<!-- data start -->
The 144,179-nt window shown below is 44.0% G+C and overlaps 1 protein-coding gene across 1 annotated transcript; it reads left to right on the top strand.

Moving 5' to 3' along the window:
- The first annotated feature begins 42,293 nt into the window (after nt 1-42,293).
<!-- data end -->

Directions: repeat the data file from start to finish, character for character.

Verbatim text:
The 144,179-nt window shown below is 44.0% G+C and overlaps 1 protein-coding gene across 1 annotated transcript; it reads left to right on the top strand.

Moving 5' to 3' along the window:
- The first annotated feature begins 42,293 nt into the window (after nt 1-42,293).